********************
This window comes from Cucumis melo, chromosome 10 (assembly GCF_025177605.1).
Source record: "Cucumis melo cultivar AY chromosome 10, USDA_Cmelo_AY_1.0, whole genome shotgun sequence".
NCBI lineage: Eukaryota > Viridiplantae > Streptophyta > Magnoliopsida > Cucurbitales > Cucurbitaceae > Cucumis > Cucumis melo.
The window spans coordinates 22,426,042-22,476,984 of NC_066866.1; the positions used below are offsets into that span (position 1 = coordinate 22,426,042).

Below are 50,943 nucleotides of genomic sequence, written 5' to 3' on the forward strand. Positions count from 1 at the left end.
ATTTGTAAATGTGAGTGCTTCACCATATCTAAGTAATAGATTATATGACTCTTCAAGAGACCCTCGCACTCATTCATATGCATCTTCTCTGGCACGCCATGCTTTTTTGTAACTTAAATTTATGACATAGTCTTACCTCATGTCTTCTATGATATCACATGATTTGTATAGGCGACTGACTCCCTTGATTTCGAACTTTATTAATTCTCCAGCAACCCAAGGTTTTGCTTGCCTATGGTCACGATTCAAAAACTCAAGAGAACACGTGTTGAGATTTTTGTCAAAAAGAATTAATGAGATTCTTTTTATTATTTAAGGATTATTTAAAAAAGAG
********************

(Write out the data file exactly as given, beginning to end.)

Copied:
This window comes from Cucumis melo, chromosome 10 (assembly GCF_025177605.1).
Source record: "Cucumis melo cultivar AY chromosome 10, USDA_Cmelo_AY_1.0, whole genome shotgun sequence".
NCBI lineage: Eukaryota > Viridiplantae > Streptophyta > Magnoliopsida > Cucurbitales > Cucurbitaceae > Cucumis > Cucumis melo.
The window spans coordinates 22,426,042-22,476,984 of NC_066866.1; the positions used below are offsets into that span (position 1 = coordinate 22,426,042).

Below are 50,943 nucleotides of genomic sequence, written 5' to 3' on the forward strand. Positions count from 1 at the left end.
ATTTGTAAATGTGAGTGCTTCACCATATCTAAGTAATAGATTATATGACTCTTCAAGAGACCCTCGCACTCATTCATATGCATCTTCTCTGGCACGCCATGCTTTTTTGTAACTTAAATTTATGACATAGTCTTACCTCATGTCTTCTATGATATCACATGATTTGTATAGGCGACTGACTCCCTTGATTTCGAACTTTATTAATTCTCCAGCAACCCAAGGTTTTGCTTGCCTATGGTCACGATTCAAAAACTCAAGAGAACACGTGTTGAGATTTTTGTCAAAAAGAATTAATGAGATTCTTTTTATTATTTAAGGATTATTTAAAAAAGAG